- Public spending to investigate and prosecute Colorado theater-shooting defendant James Holmes has surpassed $2.2 million, weeks before opening statements in his trial, according to documents obtained by the Associated Press.
It wasn't immediately clear if that was an exorbitant figure for such a high-profile case. But the total does not include how much it has cost to defend Holmes, who is represented by the Office of the State Public Defender because he cannot afford private attorneys.
Holmes has pleaded not guilty by reason of insanity to charges of killing 12 people and injuring 70 on July 20, 2012. Jury selection began in January, and opening statements are set for April 27.
Holmes' lawyers acknowledge he was the gunman, but they say he was in the grips of a psychotic episode. Prosecutors are seeking the death penalty.
Officials in the Denver suburb of Aurora, where the massacre occurred, say they have spent more than $928,500 on the case. That includes more than $517,000 in overtime pay for police and other city employees.
John Schneebeck, business manager for the Aurora Police Department, said yesterday that the total includes other city departments, but he said a list of those departments and a breakdown of their share wasn't available.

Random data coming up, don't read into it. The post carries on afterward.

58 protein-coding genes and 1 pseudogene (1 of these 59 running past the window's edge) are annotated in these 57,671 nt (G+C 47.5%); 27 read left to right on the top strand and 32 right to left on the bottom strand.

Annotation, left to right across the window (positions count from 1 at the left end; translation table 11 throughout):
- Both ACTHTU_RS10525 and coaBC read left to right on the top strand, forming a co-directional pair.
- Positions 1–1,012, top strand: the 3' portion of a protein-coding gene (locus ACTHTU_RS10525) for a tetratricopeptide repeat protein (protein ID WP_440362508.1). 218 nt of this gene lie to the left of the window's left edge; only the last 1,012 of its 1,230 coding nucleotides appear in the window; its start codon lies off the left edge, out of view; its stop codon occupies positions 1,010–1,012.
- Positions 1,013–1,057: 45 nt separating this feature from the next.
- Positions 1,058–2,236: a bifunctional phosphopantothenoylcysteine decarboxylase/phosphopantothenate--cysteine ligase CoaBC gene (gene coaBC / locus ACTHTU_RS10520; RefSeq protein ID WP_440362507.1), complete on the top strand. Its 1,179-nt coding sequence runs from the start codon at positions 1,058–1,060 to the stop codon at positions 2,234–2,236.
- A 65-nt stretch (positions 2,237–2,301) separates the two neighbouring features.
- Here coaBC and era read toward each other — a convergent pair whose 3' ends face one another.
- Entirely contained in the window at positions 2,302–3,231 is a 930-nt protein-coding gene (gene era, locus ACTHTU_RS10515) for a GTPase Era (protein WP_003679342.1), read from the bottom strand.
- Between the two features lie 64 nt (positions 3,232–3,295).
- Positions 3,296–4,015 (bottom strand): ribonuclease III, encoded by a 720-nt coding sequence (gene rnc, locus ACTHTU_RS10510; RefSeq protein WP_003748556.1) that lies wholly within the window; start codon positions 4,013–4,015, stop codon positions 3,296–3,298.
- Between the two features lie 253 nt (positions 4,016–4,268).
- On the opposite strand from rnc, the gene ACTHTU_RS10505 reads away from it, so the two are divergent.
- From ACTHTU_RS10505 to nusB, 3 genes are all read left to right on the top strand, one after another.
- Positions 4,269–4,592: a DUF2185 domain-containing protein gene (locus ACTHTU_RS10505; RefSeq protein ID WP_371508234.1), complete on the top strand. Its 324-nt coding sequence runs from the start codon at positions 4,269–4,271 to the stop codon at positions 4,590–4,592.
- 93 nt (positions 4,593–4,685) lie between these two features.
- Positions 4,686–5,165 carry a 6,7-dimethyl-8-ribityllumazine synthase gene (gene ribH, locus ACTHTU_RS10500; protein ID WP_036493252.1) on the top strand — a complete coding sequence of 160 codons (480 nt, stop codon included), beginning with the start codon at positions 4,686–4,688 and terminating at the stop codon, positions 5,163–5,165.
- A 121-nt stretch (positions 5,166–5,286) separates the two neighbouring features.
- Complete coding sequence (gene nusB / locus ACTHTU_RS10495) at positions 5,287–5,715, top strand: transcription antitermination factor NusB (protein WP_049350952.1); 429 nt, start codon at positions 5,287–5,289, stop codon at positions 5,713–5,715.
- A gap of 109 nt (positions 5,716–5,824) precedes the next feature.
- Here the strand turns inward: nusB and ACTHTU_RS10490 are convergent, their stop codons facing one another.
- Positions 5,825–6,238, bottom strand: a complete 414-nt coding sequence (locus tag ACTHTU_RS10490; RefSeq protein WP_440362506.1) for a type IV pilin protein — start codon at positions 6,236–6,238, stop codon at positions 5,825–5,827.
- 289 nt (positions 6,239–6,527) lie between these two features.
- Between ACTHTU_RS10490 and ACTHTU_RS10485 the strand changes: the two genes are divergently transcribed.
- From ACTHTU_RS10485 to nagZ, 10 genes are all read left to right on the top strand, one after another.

More than $200,000 of the overtime was for police officers who responded to the theater and to Holmes' apartment, where explosives were found, he said. The U.S. Department of Justice reimbursed that expense, Schneebeck said.
Prosecutors previously said they had incurred more than $920,000 in costs, not including salaries, which would have been paid anyway. Court officials have said they have spent $435,000, mostly on courtroom security.
The $2.2 million figure highlights a debate over whether Holmes' public defenders should have to disclose their costs. A bill to require public defenders to reveal such costs failed recently in the Colorado Legislature.
Public defenders are rarely required to release those costs, according to the National Association of Public Defense. They cite attorney-client privilege and argue that disclosure would unfairly tip prosecutors about how much is being spent on expert witnesses and investigative services.